Tom Nunn and David Michalak returned as part of RTD3. Overall, the performance was similar to their set the previous tuesday, with Nunn and Michalak performing free improvisation together Ron Heglin on trombone and Doug Carrol on electric cello. However, Nunn’s instrument in this set was quite different. It was a much larger board that he played vertically. It looked a bit like a modernist painting with some elements that seemed derivative of Kandinsky, but it had a very clearly marked eye and geometric shapes. The texture of music was more sparsem and there was a good moment with soft trombone. it sounded like “a radio from the past.” There was a section that sounded vaguely ethnic (in the way that a contemporary western audience might label some music as “ethnic”) and then hit a watery pattern on Nunn’s instrument.

John Hanes and Steve Adams performed “dueling laptops” (and an iPhone). Moments in the music reminded me a bit of one of my favorite Stockhausen recordings, but there were also drums and beats, timbrally rich drones and bowed tones and loops. It reminded me a bit of the “Off-ICMC” concerts (often the more interesting performances) I would hear when I used to attend the computer-music conferences.

I did not get to hear as much of PG13 in detail as I would have liked because I was busy setting up for our upcoming set. The trio consisted of Phillip Greenlief on saxophone, John Shiurba on guitar and Thomas Scandura on drums. It seemed during the introduction that there was some question as to whether they should be described as “1970s rock” or not, but musically they did have a strong driving 4/4 beat with heavy drums and loud guitar. Greenlief also played very rhythmic accented lines on the saxophone that fit with the guitar and drums. So with my only partial listening, it did have a lot of “rock-like” elements, which were welcome, and a good lead in to our own set.

This was our first time performing re-named as Reconnaissance Fly and as a trio rather than a quartet, with myself, Polly Moller (flute, voice, heatsink) and Bill Wolter (guitar, custom electro-mechanical “boat”). We are currently looking for a bassist/composer to round things out.

The set consisted of four pieces based on “spoetry” or poetry found in spam emails – most email spam (or blog-comment spam) is completely worthless text, but occasionally there are very poetic passages that can be used for creative work. I did two pieces setting spoetry to graphical scores in which the performers improvised based on interpretations of graphical elements, and Polly and Bill each did more idiomatic pieces. All the practicing and rehearsing paid off, and the set was quite tight and full of energy, with fun and theatrics – and I’m glad I brought the full keyboard for playing more traditional jazz piano at various spots alongside the more esoteric electronic sounds from the Kaos pad. Probably the most memorable moments were repeated riffs on “Ca-a-na-da-a”, and the rolling jazz bass and guitar in “Emir Scamp Budge”. And it seemed like we had a pretty decent audience.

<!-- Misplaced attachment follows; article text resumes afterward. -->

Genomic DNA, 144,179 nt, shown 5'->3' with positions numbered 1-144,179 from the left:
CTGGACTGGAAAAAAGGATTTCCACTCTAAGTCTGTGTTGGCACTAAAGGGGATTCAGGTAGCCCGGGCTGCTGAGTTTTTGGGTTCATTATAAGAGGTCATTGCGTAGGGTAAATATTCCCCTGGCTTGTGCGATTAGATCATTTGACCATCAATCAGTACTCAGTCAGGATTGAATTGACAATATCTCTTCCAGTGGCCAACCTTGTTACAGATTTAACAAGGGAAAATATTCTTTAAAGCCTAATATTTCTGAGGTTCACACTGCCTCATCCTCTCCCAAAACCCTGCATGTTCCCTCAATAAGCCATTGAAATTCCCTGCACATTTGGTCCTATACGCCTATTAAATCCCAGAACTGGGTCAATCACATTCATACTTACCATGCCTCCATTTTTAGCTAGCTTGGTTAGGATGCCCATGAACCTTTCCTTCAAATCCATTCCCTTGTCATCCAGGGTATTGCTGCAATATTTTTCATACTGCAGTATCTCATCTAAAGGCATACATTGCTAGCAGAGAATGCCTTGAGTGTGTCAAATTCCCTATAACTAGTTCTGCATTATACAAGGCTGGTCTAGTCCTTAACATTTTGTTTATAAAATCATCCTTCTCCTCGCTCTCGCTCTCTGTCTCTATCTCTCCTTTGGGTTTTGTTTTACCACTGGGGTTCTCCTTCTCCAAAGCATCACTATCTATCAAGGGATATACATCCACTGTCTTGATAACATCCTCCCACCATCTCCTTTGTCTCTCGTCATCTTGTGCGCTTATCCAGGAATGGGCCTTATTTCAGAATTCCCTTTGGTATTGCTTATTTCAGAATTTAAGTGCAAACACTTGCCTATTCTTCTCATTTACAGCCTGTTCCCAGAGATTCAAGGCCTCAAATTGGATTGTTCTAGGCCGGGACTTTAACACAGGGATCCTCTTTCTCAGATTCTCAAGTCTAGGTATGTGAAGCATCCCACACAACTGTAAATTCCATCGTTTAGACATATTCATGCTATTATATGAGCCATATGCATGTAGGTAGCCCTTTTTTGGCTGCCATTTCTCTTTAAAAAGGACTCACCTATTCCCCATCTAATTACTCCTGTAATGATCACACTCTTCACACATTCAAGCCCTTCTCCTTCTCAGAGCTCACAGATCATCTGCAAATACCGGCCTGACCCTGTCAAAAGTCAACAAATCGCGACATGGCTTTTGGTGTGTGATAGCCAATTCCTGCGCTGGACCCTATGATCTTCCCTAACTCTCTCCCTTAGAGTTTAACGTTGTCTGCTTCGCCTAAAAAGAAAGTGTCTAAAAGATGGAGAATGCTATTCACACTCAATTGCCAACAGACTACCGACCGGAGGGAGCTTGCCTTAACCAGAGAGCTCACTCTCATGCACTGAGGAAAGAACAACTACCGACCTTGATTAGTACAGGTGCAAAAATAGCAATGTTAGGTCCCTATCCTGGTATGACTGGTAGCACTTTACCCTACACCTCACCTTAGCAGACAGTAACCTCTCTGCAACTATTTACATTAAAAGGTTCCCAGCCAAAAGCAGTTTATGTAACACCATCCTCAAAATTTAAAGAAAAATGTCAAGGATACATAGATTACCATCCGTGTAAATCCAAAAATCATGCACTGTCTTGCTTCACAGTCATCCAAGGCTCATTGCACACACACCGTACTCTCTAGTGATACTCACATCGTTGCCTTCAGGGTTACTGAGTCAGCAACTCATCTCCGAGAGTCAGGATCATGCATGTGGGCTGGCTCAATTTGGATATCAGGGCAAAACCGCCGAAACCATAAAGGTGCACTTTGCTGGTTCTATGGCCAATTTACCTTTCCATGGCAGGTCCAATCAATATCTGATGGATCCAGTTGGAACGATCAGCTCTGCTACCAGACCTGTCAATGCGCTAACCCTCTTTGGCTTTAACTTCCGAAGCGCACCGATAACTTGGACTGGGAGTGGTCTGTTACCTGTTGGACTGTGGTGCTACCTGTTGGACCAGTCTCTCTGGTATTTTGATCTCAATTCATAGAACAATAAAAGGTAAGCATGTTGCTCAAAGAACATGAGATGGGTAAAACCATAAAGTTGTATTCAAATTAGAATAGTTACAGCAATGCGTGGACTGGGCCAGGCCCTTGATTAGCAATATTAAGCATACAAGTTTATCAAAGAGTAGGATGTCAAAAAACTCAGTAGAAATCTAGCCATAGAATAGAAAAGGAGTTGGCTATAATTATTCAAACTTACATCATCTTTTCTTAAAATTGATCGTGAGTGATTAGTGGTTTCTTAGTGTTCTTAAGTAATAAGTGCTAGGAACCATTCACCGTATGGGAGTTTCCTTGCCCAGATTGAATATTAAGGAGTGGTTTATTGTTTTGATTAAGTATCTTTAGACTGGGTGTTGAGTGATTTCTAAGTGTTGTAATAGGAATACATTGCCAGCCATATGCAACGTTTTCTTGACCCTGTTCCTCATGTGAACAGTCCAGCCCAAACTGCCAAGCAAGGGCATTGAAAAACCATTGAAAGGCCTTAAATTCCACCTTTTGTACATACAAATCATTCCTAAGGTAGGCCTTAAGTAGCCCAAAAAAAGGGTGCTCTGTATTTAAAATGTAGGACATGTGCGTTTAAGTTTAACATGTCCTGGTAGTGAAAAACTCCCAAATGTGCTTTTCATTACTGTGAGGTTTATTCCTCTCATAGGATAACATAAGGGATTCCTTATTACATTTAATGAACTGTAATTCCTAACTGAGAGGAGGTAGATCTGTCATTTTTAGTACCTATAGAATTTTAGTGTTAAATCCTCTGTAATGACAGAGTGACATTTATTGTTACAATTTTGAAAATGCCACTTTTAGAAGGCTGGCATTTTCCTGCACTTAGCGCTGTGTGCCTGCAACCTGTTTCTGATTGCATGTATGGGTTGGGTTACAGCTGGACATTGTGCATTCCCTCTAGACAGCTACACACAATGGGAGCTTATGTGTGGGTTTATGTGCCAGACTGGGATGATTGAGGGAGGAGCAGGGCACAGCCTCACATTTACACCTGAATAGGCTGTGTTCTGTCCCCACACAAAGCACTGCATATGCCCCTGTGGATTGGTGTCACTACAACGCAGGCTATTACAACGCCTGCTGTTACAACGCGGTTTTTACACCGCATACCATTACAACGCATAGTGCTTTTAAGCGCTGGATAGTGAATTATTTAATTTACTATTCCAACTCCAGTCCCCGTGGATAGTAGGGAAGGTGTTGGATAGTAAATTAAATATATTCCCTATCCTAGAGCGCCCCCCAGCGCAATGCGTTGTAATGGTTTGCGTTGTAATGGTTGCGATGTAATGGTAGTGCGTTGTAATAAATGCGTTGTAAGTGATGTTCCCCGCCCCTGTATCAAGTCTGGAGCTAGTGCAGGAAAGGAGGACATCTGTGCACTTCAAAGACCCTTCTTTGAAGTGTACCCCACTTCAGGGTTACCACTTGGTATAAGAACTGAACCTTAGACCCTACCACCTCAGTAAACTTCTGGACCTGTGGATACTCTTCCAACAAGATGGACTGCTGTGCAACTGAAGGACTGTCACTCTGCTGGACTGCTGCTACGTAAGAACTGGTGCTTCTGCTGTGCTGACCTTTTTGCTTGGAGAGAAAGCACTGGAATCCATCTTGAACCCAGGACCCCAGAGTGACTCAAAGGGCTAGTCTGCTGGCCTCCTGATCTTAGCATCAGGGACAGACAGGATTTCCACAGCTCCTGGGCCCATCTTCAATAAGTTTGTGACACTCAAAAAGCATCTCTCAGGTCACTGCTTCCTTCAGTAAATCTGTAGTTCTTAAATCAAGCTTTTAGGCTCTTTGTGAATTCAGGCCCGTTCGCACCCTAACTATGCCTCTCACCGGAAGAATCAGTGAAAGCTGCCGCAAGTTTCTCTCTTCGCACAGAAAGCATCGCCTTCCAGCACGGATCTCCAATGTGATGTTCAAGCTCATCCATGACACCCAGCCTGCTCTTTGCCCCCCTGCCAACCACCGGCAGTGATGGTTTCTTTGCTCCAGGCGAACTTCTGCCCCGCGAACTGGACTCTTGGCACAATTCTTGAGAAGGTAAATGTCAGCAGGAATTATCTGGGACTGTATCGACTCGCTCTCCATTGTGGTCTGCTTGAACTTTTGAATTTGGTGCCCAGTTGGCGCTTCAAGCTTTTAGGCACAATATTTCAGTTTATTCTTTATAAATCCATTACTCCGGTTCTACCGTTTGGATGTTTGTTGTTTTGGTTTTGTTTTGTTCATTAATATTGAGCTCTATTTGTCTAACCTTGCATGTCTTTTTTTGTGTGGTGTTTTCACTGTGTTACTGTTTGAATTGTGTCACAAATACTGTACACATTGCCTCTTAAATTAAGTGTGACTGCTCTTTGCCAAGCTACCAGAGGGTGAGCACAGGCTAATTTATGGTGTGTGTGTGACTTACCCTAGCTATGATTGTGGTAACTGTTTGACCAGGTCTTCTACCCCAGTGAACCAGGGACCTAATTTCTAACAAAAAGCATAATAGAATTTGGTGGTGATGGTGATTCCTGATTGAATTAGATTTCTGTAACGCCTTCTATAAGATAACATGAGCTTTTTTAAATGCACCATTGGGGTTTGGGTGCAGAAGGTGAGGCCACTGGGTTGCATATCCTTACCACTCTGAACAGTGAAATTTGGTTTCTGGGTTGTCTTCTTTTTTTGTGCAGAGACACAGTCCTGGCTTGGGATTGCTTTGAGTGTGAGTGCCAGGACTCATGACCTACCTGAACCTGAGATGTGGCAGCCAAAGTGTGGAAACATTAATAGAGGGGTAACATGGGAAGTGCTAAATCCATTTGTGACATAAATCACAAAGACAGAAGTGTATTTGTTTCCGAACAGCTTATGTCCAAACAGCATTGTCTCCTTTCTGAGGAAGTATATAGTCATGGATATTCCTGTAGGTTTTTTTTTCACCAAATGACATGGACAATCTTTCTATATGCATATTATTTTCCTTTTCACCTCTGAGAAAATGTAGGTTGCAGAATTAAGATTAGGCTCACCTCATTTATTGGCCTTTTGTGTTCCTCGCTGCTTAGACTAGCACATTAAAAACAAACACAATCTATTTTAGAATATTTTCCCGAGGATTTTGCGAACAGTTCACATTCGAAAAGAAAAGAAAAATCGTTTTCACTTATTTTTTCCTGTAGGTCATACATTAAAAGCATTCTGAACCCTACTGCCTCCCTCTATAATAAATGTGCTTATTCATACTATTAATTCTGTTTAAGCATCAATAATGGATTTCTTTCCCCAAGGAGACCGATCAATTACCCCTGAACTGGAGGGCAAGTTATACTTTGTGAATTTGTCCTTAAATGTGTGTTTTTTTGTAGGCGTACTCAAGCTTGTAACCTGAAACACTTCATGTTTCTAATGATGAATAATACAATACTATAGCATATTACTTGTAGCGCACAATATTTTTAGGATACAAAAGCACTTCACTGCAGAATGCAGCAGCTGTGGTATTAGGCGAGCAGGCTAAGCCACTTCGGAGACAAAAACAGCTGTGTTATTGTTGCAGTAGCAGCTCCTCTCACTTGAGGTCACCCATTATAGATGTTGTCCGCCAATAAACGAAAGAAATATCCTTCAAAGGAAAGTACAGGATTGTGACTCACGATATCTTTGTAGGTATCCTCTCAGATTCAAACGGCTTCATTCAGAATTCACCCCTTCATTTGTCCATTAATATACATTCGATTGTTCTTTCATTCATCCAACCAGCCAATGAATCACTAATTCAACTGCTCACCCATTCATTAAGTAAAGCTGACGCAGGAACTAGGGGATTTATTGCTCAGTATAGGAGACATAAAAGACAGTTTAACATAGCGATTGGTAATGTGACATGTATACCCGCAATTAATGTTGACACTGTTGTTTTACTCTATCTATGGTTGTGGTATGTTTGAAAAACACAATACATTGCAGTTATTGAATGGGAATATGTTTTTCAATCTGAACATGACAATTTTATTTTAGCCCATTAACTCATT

We were followed by the all-acoustic sfSound group. As an acoustic group with winds, strings and percussion, they have a really rich palatte of textures and timbres. One can hear small percussive phrases emerge from a series of long tones. The winds (Kyle Bruckmann,
Matt Ingalls, Christopher Jones, and John Ingle) sometimes match the percussion (Kjell Nordeson) , sometimes the strings (Alexa Beattie, Monica Scott). The performance was very subtle with lots of dynamic range and empty spots, and quite a contrast to our set with its loud electronic improvisations and theatrics.

sfSound was immediately followed by another powerful accoustic set, featuring Karen Stackpole with her impressive array of gongs, Jen Baker and Ron Heglin on trombones, and Tom Djll on trumpet. An unusual instrumentation, “Brass and Bronze” (as introduced by Tom Duff). The set began with the gongs followed by really soft long notes on the three brass instruments. The gongs resonated as Stackpole moved along their perimeters, producing beautiful long stretched out tones. They formed inharmonic chords anchored by drones on the brass. The texture became less sparse over time with bowing of gong and faster swells on trombone and notes on trumpet. This eventually turned to loud hits and gong strikes, and more expresive phrases.

The final set of the Skronkathon featured Gino Robair and Amy X Neuburg on dueling Blippo Boxes. The Blippo Box is a custom analog synthesizer by Rob Hordijk that features chaotic oscillators and a wide range of non-linear modulation options – I wouldn’t mind having one of these myself. The Blippo Boxes produce constantly modulating sounds that are difficult to control in advance, the performer must react to whatever is produced using his or her best musically instincts. As the boxes can occasionally go unstable, being able to react quickly is key. Fortunately, we have two master musicians whose listening and improvisational instincts can be called upon to handle such situations. The result was a very expressive mixture of machine noise and rumbles, gargles, clicks and chirps – the chaotic sound actually becomes familiar after listening for a few minutes (though in fairness I should say years of listening to such music). And there were many moments where the oscillations of the two boxes seemed surprisingly on sync, with the waveforms and modulations slowing down to the level of musically distinct notes.

And once the Blippo Boxes went silent, this marathon event came to a quiet end.